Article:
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A Teacher’s Guide to OCR AS F661 Section A: Poetry

Paul Merrell | Tuesday December 03, 2013

Categories: Hot Entries, Poetry, Dickinson, The Poems of Emily Dickinson, Writing, Analytical Writing, Poetry Analysis, OCR A Level English Literature, F661, KS5 Archive, OCR A Level

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Introduction

In theory, answering Section A – the Poetry question – of F661 should be a fairly straightforward affair. After all, the pupils have had the opportunity to prepare the poems in advance and, as the life of the specification rolls on, the number of potential poems left to be chosen decreases. Likewise, the actual poem is published for the pupils in the examination – there are no hours upon countless hours of ‘quotation memorization’ required. Finally, with some judicious revision and consideration of past papers, it is not all that difficult to predict the questions which are likely to be asked of each poem.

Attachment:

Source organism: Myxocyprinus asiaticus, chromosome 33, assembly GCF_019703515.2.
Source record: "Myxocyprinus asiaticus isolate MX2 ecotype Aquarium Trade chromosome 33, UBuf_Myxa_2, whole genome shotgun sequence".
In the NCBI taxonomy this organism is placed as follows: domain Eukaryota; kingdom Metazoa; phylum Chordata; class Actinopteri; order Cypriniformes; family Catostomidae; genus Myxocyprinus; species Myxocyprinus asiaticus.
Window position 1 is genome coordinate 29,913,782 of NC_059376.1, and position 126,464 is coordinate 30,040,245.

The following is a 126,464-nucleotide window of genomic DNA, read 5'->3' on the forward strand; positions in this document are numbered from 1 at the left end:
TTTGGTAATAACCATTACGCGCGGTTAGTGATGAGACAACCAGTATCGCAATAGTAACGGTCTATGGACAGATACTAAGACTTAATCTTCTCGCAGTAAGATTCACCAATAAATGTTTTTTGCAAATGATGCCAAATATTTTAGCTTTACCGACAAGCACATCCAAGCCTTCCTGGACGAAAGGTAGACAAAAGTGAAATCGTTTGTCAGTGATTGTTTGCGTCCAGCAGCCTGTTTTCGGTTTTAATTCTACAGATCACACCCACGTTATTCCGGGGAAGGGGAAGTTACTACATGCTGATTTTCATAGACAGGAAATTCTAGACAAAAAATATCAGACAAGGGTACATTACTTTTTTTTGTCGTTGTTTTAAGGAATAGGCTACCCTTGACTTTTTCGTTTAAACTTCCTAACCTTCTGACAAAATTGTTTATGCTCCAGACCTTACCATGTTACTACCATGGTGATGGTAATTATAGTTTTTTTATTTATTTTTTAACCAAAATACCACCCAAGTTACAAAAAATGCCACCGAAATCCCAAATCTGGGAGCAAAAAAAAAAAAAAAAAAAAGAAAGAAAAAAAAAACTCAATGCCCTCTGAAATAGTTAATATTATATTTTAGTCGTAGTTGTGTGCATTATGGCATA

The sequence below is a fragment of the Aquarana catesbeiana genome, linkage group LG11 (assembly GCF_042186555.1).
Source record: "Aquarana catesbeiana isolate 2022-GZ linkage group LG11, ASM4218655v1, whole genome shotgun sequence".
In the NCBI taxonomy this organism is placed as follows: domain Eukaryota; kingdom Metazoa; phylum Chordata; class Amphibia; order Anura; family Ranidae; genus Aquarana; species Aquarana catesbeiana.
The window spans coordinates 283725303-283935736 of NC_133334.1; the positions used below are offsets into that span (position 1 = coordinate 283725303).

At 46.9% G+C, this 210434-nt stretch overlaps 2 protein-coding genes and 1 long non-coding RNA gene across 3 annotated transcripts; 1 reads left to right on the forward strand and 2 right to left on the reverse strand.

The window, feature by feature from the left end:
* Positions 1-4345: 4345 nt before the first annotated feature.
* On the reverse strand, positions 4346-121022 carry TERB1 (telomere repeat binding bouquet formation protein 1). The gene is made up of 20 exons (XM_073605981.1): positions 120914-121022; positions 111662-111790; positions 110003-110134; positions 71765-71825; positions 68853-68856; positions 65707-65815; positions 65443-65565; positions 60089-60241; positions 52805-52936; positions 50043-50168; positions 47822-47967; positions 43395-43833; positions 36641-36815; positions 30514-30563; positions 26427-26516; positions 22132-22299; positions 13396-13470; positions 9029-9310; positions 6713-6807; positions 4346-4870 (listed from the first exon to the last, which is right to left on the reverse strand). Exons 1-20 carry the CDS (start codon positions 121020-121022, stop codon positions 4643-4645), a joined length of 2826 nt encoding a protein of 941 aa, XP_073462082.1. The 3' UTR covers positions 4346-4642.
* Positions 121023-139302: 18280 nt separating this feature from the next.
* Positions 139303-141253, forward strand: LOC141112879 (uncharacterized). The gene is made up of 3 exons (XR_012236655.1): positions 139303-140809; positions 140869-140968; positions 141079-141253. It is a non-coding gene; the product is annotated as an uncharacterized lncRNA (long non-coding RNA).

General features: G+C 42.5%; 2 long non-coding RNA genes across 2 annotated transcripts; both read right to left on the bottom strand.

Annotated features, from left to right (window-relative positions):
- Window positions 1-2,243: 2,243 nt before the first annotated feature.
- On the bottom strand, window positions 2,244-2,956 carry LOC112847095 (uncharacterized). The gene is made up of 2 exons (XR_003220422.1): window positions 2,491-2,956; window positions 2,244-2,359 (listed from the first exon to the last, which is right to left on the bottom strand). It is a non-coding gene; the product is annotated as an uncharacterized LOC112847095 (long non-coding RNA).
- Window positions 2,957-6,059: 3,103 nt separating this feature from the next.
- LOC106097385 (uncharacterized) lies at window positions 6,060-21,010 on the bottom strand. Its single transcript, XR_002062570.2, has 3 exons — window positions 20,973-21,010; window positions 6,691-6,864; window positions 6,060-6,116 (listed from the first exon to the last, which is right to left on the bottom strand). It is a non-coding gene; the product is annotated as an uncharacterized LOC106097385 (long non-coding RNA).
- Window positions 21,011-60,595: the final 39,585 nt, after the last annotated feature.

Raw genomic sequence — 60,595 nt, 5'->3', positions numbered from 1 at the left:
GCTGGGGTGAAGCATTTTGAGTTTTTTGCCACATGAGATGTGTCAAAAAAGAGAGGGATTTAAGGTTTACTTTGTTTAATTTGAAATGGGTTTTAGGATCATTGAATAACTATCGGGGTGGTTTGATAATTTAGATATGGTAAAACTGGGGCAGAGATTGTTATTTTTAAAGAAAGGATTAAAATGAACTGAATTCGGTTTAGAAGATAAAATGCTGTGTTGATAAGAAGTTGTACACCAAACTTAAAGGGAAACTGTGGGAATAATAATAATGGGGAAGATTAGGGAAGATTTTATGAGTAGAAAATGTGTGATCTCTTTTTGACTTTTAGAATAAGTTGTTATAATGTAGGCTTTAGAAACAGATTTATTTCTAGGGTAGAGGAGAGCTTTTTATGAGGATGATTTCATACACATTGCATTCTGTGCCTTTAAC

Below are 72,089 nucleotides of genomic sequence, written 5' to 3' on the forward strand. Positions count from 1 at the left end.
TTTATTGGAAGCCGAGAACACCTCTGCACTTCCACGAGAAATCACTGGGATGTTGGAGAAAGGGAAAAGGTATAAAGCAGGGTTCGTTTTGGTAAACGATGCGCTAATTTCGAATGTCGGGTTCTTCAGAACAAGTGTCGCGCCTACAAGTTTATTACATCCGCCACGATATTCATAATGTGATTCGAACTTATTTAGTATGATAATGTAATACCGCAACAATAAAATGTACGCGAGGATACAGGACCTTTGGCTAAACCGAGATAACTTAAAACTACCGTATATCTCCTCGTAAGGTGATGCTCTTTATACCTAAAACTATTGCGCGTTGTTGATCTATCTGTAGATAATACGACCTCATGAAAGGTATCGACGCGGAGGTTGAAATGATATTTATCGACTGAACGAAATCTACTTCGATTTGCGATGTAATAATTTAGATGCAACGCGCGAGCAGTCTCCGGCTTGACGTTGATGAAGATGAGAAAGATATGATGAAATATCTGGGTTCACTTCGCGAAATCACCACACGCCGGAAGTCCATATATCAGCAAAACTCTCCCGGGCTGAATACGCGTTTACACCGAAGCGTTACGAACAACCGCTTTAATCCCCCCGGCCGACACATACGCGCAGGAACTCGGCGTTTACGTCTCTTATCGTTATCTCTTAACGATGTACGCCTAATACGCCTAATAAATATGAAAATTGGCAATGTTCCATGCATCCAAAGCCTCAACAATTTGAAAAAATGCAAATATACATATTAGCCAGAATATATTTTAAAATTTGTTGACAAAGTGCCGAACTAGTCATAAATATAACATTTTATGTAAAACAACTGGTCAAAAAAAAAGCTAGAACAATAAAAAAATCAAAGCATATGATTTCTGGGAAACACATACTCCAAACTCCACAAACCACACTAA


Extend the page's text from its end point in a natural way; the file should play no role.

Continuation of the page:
Indeed, in preparing pupils for the recent Summer examination, I went through all the past questions for the last four years for F661 and put together a list of all the themes that had been selected, see OCR Past Themes for ALL Poetry.docx in Associated Resources. I encouraged pupils who were keen to be as prepared as possible to try all of these out in connection with their own poet. It is not that difficult to spot the patterns OCR use in their question setting. For a comparison, you can also find the Prose version of this in the Associated Resources, see OCR Past Themes for ALL Prose.docx .

  • However, despite all of this, OCR acknowledges that of the two questions on F661, it is the Poetry that is more likely to trip up the pupils than the Prose question.

How can that be?

I would suggest that the problem here is that pupils (and, perhaps more crucially, teachers) can be tempted to over-complicate this part of the exam. What should be a simple case of old-fashioned close reading and analytical writing on one primary text seems to have become, in some people’s minds, a complex, wide-ranging response on multiple texts.

The idea of this guide is to give you, as the teacher, some clarity on what is required by the examination board in order to succeed on the poetry question – and...


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